Last year we were introduced to Serial, a podcast that told one story, in installments, week by week – just as the name Serial would suggest. This program, from WBEZ Chicago and the creators of This American Life, had quite a reputation to uphold. Because as we all know, even if someone is ignorant to all the ways of public radio, they still can recognize heartthrob and This American Life host Ira Glass when he is presented. So, when Serial host, Sara Koenig, a long time producer of This American Life, began it was unsure what would become of this unique program. Needless to say, it became a phenomenon. All of a sudden, everyone was talking about this show and its content. Serial became a household name. There were water cooler discussions of the guilt or innocence of Adnan Syed and breakdowns of evidence. Even the Saturday Night Live writers and cast member Cecily Strong were such fans of the program that they turned an audio podcast into a visual experience by giving it life in a pre-recorded skit. It was fabulous; suddenly Serial was the new favorite of many NPR listeners. Personally, I used every lunch break, commute, and early rising with my infant son as an excuse to listen to Serial. It was catchy and fresh and each episode left the listener wanting more, and when it was over, the loyal fan base became lost awaiting for the next journey
Well, as we patiently await the arrival of season two, we should address how a complete listening experience managed to steal our hearts and captivate our minds in a world of visual distraction.
While the answer is not simple, I will say that something that is simply good draws our attention. In a culture that relies heavily and almost totally on trend, when something breaks the mold we tend to perk up and pay attention. It seems people are less concerned with Keeping Up with the Kardashians and are using their free time in a more constructive manner, of which they have very little. According to the Bureau of Labor Statistics, in a study conducted in 2013, adults between the ages of 25 and 54, employed, with children, have just 1.7 hours per day that is not dedicated to anything or anyone else. Now, this number is just an average, but still, 1.7 hours a day that you theoretically have control over. In the course of a year that is only 25.9 days that truly belong to you as an individual.
So, why do we give our precious time to something like Serial? Why would we take any free moment and immerse ourselves into a story that largely we didn’t know or care ever happened?
Because we want more.
We want deeper understanding and meaning of the world around us. Simply to leave behind trashy reality television and our constant barrage of social media alerts offers a reprieve for those who may not ever take the chance to step away. The best part, however, is it doesn’t require the listener to ditch their smartphone, the number one thing many say they can not live without. Serial allows us our need for connection, while distracting us into taking time to absorb the world around us.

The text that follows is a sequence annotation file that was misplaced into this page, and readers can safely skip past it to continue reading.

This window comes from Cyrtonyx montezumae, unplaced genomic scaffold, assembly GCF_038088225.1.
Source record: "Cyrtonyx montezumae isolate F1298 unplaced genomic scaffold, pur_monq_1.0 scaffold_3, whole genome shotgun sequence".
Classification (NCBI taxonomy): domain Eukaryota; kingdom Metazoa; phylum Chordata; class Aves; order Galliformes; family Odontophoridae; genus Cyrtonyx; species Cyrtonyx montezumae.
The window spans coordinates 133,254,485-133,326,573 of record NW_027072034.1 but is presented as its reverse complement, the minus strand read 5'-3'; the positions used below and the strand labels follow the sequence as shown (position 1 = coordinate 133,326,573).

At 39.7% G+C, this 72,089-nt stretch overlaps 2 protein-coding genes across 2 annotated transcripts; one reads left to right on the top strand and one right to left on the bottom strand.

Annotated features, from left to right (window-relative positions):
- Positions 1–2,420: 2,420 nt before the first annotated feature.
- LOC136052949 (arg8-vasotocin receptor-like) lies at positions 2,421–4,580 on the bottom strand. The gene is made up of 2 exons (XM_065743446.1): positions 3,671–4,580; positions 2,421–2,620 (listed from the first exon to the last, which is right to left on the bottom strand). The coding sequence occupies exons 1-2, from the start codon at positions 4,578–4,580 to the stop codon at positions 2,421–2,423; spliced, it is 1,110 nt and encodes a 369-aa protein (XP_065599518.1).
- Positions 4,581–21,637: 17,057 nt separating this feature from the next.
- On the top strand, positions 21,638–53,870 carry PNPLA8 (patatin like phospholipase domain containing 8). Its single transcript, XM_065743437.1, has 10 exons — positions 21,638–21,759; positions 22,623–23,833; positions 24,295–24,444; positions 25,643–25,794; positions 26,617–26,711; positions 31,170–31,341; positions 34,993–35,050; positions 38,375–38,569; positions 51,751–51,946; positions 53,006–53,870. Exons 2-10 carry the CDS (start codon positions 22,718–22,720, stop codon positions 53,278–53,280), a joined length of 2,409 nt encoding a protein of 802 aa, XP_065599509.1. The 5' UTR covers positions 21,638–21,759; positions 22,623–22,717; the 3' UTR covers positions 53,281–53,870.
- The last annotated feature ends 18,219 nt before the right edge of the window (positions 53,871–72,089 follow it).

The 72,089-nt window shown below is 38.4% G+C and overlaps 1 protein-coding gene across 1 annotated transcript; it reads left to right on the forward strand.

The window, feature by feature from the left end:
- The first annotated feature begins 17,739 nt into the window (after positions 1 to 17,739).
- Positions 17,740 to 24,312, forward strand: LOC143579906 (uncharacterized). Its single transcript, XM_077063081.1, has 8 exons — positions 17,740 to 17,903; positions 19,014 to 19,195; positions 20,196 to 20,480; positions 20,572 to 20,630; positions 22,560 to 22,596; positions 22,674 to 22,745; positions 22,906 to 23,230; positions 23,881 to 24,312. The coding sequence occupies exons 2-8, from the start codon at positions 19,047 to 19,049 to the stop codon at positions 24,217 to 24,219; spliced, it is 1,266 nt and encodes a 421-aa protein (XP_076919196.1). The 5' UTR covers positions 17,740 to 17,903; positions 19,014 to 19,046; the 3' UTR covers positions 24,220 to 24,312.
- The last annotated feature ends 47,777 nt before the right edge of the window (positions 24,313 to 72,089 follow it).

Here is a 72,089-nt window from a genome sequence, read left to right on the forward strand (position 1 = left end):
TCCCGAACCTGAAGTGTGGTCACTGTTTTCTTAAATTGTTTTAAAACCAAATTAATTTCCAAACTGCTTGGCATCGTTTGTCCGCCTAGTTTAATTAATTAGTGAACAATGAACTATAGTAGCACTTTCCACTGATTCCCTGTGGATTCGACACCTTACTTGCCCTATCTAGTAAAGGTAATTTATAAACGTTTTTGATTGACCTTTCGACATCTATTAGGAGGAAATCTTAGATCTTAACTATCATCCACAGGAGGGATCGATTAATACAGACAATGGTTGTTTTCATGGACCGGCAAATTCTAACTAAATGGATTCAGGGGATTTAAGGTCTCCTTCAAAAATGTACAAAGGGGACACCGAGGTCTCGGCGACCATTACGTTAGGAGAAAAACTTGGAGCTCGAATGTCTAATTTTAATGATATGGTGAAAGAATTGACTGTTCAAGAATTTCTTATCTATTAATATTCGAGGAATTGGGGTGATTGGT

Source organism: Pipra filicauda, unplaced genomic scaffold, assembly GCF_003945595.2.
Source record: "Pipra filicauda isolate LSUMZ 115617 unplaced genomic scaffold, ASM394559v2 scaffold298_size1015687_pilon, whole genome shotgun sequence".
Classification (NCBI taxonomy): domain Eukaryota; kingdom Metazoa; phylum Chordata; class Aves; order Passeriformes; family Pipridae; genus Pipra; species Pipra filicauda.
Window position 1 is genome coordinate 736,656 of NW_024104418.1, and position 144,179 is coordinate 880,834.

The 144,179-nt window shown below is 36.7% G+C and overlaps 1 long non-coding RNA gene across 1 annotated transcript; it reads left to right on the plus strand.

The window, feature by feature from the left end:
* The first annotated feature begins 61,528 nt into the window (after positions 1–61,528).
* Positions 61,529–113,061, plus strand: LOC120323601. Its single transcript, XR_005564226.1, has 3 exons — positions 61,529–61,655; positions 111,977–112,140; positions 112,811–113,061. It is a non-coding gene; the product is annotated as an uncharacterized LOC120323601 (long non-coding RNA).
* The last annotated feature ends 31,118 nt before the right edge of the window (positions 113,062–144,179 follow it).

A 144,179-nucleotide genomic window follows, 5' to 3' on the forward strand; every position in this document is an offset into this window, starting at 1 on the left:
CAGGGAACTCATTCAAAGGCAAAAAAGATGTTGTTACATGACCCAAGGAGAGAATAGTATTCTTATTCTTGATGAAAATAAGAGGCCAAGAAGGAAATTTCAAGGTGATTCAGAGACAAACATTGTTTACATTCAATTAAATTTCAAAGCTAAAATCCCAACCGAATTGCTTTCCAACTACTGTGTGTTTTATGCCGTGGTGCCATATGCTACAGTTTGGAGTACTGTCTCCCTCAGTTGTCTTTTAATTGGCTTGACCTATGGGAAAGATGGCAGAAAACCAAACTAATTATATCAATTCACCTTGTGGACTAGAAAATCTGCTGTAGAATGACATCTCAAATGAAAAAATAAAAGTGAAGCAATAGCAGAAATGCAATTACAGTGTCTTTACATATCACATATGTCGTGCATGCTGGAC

The show was put in our pocket, and it gave us a way to escape the confines of the 9 to 5 office scene. It allowed us to unwind with a drink in our hand at night, and most of all it provided enjoyment. The enjoyment and entertainment of Serial was not cheap. It provided thought-provoking ideas while remaining accessible to even the most casual listener. Serial did not think less of its audience, as most programs do, but instead it encouraged them to take the ideas they presented further. An example of this: on their website they included documents and photos that went along with the episodes, so you could see the information for yourself and come to your own conclusions or liven up a debate with coworkers and friends.
In the highly academic film, Tommy Boy, Ray Zalinsky tells us that, “what the American public doesn’t know, is what make them the American public.” People are standing up against this kind of mentality and are refusing to be seen as ignorant or less than, and this is the reason shows like Serial, no matter their format, are bringing in fans from all walks of life and are seeing great successes. The ability to be seen as valuable is something we all wish to possess and intelligent, yet unpretentious programming gives us that gift.
Allowing people a break from staring at a screen is a necessary thing, however it is a rather difficult task to accomplish. Luckily, we still have storytellers in the world, and having people like Sarah Koenig, who is willing to share her gift with the rest of us, only helps further this trend. Perhaps the success of Serial will die down with the hype of its introductory season, but the seed of change has been planted and for those who do not wish to stay the course with this show will be introduced to a new project. All that matters is that we continue to learn and grow and take the time to inject meaningful thought into our lives, and once in a while, take a break from the screen.